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β1 Integrin-Focal Adhesion Kinase (FAK) Signaling Modulates Retinal Ganglion Cell (RGC) Survival

  • Andrea Rachelle C. Santos,

    Affiliation Bascom Palmer Eye Institute, University of Miami Miller School of Medicine, Miami, Florida, United States of America

  • Raul G. Corredor,

    Affiliation Bascom Palmer Eye Institute, University of Miami Miller School of Medicine, Miami, Florida, United States of America

  • Betty Albo Obeso,

    Affiliation Bascom Palmer Eye Institute, University of Miami Miller School of Medicine, Miami, Florida, United States of America

  • Ephraim F. Trakhtenberg,

    Affiliations Bascom Palmer Eye Institute, University of Miami Miller School of Medicine, Miami, Florida, United States of America, Neuroscience Program, Interdisciplinary Stem Cell Institute, University of Miami Miller School of Medicine, Miami, Florida, United States of America

  • Ying Wang,

    Affiliation Bascom Palmer Eye Institute, University of Miami Miller School of Medicine, Miami, Florida, United States of America

  • Jamie Ponmattam,

    Affiliation Bascom Palmer Eye Institute, University of Miami Miller School of Medicine, Miami, Florida, United States of America

  • Galina Dvoriantchikova,

    Affiliation Bascom Palmer Eye Institute, University of Miami Miller School of Medicine, Miami, Florida, United States of America

  • Dmitry Ivanov,

    Affiliation Bascom Palmer Eye Institute, University of Miami Miller School of Medicine, Miami, Florida, United States of America

  • Valery I. Shestopalov,

    Affiliation Bascom Palmer Eye Institute, University of Miami Miller School of Medicine, Miami, Florida, United States of America

  • Jeffrey L. Goldberg,

    Affiliations Bascom Palmer Eye Institute, University of Miami Miller School of Medicine, Miami, Florida, United States of America, Neuroscience Program, Interdisciplinary Stem Cell Institute, University of Miami Miller School of Medicine, Miami, Florida, United States of America

  • Mary Elizabeth Fini,

    Affiliations Bascom Palmer Eye Institute, University of Miami Miller School of Medicine, Miami, Florida, United States of America, Institute for Genetic Medicine, Keck School of Medicine, University of Southern California, Los Angeles, California, United States of America

  • Michaela Livia Bajenaru

    lbajenaru@med.miami.edu

    Affiliation Bascom Palmer Eye Institute, University of Miami Miller School of Medicine, Miami, Florida, United States of America

β1 Integrin-Focal Adhesion Kinase (FAK) Signaling Modulates Retinal Ganglion Cell (RGC) Survival

  • Andrea Rachelle C. Santos, 
  • Raul G. Corredor, 
  • Betty Albo Obeso, 
  • Ephraim F. Trakhtenberg, 
  • Ying Wang, 
  • Jamie Ponmattam, 
  • Galina Dvoriantchikova,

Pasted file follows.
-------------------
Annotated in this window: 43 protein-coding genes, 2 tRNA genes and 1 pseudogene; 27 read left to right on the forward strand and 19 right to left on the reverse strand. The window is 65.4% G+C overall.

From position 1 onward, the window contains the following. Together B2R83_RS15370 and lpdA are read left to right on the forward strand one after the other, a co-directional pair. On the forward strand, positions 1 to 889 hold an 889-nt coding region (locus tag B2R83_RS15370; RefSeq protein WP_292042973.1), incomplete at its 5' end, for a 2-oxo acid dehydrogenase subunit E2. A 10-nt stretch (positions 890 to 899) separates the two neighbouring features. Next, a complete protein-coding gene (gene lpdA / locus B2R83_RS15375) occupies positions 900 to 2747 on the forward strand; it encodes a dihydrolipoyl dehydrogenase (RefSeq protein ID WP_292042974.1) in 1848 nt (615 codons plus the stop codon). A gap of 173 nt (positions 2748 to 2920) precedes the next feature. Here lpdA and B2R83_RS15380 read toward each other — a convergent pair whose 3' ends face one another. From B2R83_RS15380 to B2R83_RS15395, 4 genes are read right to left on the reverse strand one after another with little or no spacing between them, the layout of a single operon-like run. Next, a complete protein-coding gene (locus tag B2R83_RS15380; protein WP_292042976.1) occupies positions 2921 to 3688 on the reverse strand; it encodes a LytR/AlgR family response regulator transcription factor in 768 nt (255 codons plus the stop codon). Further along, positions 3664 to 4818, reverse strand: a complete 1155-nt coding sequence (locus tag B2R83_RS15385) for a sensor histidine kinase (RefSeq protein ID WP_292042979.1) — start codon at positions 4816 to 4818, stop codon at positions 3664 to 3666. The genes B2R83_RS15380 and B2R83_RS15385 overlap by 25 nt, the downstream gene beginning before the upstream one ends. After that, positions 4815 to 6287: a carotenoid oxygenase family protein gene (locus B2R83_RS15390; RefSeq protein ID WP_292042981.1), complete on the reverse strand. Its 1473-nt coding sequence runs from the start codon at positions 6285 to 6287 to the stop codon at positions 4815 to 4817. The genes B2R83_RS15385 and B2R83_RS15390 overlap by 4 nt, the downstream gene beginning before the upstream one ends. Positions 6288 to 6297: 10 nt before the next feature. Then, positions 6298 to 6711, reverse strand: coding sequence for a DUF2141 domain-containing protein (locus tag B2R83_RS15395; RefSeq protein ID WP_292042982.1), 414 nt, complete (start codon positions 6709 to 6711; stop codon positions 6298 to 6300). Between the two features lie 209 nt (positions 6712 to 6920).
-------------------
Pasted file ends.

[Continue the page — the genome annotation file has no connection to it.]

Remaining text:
• Dmitry Ivanov, 
  • Valery I. Shestopalov, 
  • Jeffrey L. Goldberg
PLOS
x

Abstract

Extracellular matrix (ECM) integrity in the central nervous system (CNS) is essential for neuronal homeostasis. Signals from the ECM are transmitted to neurons through integrins, a family of cell surface receptors that mediate cell attachment to ECM. We have previously established a causal link between the activation of the matrix metalloproteinase-9 (MMP-9), degradation of laminin in the ECM of retinal ganglion cells (RGCs), and RGC death in a mouse model of retinal ischemia-reperfusion injury (RIRI). Here we investigated the role of laminin-integrin signaling in RGC survival in vitro, and after ischemia in vivo. In purified primary rat RGCs, stimulation of the β1 integrin receptor with laminin, or agonist antibodies enhanced RGC survival in correlation with activation of β1 integrin’s major downstream regulator, focal adhesion kinase (FAK). Furthermore, β1 integrin binding and FAK activation were required for RGCs’ survival response to laminin. Finally, in vivo after RIRI, we observed an up-regulation of MMP-9, proteolytic degradation of laminin, decreased RGC expression of β1 integrin, FAK and Akt dephosphorylation, and reduced expression of the pro-survival molecule bcl-xL in the period preceding RGC apoptosis. RGC death was prevented, in the context of laminin degradation, by maintaining β1 integrin activation with agonist antibodies. Thus, disruption of homeostatic RGC-laminin interaction and signaling leads to cell death after retinal ischemia, and maintaining integrin activation may be a therapeutic approach to neuroprotection.

Introduction

The ECM protein laminin is present in many areas of the CNS, particularly during development. However, laminin continues to be an important, abundant component of the ECM in adult CNS. Laminins are critical to neurite outgrowth and to the structure of the neuronal synapse [1]. They are also a major component of ECM and basement membranes in the retina [2], being involved in RGC migration and subsequent development [3]. Laminin chains α2 [4], and β1 [5] have been directly associated with RGCs in the retina. Together with growth factors, laminin promotes survival and axon outgrowth in purified RGCs in culture [6].